A lot of you know I love software and high tech machines and gadgets. I have found them to save me time and give me additional abilities I don’t have on my own.This is to all of you out there who have a piece of software, an attachment for your machine, or a tool (or even a high tech machine!!!) that requires figuring out how to use it and you just haven’t, It’s time to pull it out of the closet or from under the bed or fire it up on your computer and learn to use it. I just saw the comment again on Facebook in response to one of my friend’s posts “I’ve had [whatever] loaded on my computer for a couple of years now and haven’t used it – fear of the ‘unknown’ I really need to find some courage and tackle the fear…” My response is yes, yes you do! You will be rewarded for doing so.
Most everything comes with online manuals and videos these days, and there are a plethora of videos on YouTube or for purchase for nearly every activity. Take this approach:
- Decide you are going to learn to use “THE THING IN THE CLOSET [OR ON THE COMPUTER]” using simple practice or test projects for starters. These would be items you would be willing to throw away or could put in a notebook for future reference…not a present, not something to display. I’m not going to tell you to sit down and read the whole manual, because I never do and I know from my mother that this is a barrier. So I say read the first chapter that has step by step instructions or watch the first how-to video and skim the rest. If THE THING is a machine, you need to look through the manual and see what help it has. You don’t have to read it in depth, just find the helpful pages and maybe put a sticky note on them.
For instance, even though I took the free classes for my Bernina 830, I still needed additional help in learning to run it. I found a whole set of videos on YouTube and over the course of a few days I watched every one. Then I made some test projects for future reference. They were enormously helpful. By the way, I still make test projects before I start a major show quilt, and write on the test with a Sharpie what settings, batting, thread, etc. I used. I also keep a notebook handy with additional reference thoughts.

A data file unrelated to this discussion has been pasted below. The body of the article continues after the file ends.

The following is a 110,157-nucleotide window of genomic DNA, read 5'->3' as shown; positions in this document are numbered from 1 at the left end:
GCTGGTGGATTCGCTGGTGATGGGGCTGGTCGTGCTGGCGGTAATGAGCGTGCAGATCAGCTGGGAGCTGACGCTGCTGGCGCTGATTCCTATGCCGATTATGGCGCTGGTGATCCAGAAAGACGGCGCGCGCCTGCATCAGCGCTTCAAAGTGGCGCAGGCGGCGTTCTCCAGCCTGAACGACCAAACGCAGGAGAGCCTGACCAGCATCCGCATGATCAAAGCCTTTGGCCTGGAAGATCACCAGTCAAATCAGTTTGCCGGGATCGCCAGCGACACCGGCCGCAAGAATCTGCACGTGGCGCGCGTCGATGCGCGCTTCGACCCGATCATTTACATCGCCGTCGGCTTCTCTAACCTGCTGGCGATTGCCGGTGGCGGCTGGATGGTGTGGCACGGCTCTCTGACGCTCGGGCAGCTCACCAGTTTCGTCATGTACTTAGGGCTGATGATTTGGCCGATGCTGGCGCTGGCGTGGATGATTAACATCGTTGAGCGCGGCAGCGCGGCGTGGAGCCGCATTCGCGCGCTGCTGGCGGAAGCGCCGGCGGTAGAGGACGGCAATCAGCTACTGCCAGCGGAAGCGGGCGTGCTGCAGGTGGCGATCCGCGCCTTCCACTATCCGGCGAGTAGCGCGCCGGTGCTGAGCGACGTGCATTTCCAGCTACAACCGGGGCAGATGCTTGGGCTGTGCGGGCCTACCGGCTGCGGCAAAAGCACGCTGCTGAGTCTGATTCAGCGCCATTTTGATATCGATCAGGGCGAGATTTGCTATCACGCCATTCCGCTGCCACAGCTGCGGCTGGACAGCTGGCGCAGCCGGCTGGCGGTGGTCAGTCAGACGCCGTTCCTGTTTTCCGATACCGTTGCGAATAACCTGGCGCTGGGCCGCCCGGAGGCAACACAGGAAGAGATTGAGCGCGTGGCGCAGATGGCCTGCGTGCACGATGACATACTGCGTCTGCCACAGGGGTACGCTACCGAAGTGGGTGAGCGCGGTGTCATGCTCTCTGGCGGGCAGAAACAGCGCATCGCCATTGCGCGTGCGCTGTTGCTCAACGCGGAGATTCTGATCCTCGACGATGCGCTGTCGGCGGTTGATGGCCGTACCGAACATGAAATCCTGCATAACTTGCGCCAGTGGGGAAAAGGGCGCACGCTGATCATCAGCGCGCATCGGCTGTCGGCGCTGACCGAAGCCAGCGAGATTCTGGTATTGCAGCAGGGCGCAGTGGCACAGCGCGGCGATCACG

- Take your project one step at a time. Tell yourself that each step is fairly easy and focus just on that one step. When that is finished do the next. It’s when you start thinking about the whole big picture that you might get bogged down. This may seem intuitive, but you would be surprised how many students and friends I have had that have to make themselves look at one tree (step) at a time rather than the forest (completed project). This is how I learned to tailor men’s suits. I can make a tuxedo that is as fine as any fine tailor in Hong Kong or London can make, and it’s almost all self taught from books and trial and error.
- Let yourself have fun and just play. “Playing” is really just practicing only it sounds more fun…and it is.
- Once you have sort of got a beginning understanding of THE THING…make a simple project for keeps that is just yours…no one else’s.
- Don’t tackle anyone else’s until you are really comfortable with THE THING.
I hope you will try this. I hope you don’t feel I am talking condescendingly to you. I really want you to find comfort with the tools you have at your disposal. These advanced software tools, attachments, and machines have magnificent features that can speed up your work and allow you to accomplish things you would be very surprised that you can do. You can soar, but only after you practice.
Please put a comment on my blog if you have THE THING hiding out in your closet or computer or some such.
Sew happy everyone…and go take out THE THING and let yourself play.